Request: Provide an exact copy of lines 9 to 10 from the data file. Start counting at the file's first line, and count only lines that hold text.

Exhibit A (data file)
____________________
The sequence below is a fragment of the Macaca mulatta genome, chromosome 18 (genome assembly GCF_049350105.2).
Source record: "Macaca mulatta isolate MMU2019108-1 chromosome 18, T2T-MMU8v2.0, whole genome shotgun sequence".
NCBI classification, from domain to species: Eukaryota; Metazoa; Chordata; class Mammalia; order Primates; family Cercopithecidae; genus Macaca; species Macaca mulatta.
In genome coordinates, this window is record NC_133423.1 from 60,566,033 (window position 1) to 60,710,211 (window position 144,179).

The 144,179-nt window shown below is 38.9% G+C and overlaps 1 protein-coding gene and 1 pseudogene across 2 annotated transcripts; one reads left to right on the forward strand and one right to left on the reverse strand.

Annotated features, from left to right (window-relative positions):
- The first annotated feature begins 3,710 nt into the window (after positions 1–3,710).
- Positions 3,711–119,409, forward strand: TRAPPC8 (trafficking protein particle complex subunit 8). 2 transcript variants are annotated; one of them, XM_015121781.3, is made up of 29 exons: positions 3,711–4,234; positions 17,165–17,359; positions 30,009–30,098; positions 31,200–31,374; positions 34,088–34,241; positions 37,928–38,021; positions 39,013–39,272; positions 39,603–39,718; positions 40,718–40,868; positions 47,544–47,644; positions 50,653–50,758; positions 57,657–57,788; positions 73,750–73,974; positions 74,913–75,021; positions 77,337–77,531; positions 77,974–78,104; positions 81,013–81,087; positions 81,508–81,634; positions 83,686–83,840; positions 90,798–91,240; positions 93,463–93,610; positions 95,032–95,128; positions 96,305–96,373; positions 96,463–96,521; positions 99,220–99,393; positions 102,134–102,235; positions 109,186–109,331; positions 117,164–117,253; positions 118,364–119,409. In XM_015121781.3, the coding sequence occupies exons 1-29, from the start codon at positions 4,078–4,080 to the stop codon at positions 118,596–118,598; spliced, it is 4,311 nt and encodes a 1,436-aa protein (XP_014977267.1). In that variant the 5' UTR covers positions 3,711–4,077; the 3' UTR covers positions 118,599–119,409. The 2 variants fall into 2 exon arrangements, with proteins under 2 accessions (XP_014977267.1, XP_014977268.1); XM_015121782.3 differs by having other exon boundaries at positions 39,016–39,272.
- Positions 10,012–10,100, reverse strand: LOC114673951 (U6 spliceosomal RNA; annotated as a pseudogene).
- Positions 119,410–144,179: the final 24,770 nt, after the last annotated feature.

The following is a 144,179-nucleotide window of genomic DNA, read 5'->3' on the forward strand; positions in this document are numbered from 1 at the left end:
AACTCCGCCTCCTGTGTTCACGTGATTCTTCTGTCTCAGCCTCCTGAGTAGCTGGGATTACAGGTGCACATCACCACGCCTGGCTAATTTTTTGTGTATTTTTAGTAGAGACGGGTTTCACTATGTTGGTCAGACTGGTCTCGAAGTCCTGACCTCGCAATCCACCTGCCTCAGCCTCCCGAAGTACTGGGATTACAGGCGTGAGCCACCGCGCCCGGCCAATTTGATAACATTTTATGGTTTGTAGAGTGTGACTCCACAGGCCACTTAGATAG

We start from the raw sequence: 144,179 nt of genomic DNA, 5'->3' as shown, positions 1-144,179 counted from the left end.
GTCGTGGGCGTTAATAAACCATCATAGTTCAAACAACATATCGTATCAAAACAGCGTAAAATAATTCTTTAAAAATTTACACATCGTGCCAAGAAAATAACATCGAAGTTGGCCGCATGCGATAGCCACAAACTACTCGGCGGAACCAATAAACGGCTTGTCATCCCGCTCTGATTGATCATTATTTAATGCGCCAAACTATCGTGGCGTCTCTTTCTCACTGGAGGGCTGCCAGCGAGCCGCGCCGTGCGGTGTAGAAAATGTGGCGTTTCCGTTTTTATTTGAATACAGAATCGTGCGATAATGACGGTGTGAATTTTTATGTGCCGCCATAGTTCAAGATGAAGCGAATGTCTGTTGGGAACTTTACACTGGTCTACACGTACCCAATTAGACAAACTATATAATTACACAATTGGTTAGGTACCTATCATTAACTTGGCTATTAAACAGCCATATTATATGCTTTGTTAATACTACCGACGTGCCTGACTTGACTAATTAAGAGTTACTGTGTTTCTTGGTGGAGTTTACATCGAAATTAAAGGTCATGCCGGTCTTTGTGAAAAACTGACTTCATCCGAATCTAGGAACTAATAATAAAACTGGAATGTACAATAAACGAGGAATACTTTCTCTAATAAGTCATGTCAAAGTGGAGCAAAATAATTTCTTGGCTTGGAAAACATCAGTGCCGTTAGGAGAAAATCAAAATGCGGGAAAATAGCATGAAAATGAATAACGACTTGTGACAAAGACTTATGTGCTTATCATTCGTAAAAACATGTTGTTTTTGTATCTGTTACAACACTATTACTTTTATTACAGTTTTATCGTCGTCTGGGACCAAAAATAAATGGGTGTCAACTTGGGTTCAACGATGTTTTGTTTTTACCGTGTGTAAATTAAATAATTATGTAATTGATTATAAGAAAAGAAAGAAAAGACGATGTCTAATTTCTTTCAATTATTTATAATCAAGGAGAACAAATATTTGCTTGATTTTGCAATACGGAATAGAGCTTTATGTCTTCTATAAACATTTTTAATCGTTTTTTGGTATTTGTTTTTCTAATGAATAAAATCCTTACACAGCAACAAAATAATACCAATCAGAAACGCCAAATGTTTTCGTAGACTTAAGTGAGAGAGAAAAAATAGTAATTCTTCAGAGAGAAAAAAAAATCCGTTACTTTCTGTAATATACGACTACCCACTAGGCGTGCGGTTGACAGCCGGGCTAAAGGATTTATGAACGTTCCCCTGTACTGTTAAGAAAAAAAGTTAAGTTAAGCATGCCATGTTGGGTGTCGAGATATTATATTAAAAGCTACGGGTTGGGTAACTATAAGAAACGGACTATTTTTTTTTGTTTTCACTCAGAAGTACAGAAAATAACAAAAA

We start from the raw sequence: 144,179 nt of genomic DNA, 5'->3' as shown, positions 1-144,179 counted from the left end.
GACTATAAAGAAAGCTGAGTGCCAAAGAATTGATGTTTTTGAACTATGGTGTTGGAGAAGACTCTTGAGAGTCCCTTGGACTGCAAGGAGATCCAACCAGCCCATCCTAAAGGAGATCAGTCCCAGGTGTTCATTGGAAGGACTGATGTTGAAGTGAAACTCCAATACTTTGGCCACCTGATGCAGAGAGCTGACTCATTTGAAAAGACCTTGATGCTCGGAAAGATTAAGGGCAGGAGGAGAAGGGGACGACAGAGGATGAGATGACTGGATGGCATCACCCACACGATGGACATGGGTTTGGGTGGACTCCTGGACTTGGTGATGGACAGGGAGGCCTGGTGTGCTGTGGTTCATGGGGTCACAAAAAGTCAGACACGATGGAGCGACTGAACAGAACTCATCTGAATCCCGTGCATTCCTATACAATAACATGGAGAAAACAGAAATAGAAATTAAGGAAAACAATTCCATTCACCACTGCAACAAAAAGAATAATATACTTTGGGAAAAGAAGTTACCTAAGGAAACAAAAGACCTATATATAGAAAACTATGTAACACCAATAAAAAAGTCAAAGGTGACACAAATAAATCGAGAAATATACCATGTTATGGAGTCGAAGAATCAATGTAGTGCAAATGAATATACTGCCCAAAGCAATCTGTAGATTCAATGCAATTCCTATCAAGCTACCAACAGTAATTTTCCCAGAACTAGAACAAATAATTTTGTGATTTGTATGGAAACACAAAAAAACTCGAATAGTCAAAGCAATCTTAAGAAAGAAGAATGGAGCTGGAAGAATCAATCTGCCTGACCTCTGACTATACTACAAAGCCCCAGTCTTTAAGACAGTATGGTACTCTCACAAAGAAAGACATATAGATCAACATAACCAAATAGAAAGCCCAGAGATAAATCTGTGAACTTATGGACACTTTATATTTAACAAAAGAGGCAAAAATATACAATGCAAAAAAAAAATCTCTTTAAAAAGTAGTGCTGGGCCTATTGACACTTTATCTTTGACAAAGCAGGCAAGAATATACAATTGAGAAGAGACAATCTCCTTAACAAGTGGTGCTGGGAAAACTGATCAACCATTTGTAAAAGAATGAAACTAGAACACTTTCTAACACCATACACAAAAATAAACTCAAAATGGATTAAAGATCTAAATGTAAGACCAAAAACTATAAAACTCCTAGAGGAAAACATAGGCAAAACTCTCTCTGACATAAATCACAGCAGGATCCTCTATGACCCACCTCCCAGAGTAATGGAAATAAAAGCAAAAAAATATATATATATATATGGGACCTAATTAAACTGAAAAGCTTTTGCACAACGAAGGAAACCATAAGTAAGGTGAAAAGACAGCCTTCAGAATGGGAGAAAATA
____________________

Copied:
- Positions 10,012–10,100, reverse strand: LOC114673951 (U6 spliceosomal RNA; annotated as a pseudogene).
- Positions 119,410–144,179: the final 24,770 nt, after the last annotated feature.